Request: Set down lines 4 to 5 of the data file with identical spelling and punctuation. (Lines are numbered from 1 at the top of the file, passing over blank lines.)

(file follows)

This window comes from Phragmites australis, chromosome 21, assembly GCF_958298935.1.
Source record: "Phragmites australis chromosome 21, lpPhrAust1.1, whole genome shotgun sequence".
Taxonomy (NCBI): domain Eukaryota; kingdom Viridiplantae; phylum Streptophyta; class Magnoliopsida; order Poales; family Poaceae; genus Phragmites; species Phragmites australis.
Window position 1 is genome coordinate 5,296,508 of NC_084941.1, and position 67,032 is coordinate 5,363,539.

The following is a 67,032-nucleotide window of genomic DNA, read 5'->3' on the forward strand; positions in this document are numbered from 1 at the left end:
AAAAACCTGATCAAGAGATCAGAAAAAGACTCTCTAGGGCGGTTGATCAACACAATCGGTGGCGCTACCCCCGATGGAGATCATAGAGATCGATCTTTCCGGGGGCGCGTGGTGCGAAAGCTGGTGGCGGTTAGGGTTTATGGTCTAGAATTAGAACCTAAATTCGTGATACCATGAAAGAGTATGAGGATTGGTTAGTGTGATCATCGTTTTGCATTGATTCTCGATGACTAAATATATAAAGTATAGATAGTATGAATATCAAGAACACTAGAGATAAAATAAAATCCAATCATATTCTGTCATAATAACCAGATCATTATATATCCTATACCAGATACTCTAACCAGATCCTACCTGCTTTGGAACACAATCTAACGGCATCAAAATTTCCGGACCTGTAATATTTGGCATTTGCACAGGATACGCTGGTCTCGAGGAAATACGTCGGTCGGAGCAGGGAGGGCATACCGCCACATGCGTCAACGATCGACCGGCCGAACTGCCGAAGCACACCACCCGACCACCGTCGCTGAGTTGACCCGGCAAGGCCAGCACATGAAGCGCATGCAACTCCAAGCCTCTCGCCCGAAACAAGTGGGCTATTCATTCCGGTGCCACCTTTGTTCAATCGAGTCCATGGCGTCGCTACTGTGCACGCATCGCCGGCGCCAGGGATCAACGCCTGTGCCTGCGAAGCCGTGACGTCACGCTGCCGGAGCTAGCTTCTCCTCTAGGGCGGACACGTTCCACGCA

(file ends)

Window position 1 is genome coordinate 5,296,508 of NC_084941.1, and position 67,032 is coordinate 5,363,539.

The following is a 67,032-nucleotide window of genomic DNA, read 5'->3' on the forward strand; positions in this document are numbered from 1 at the left end: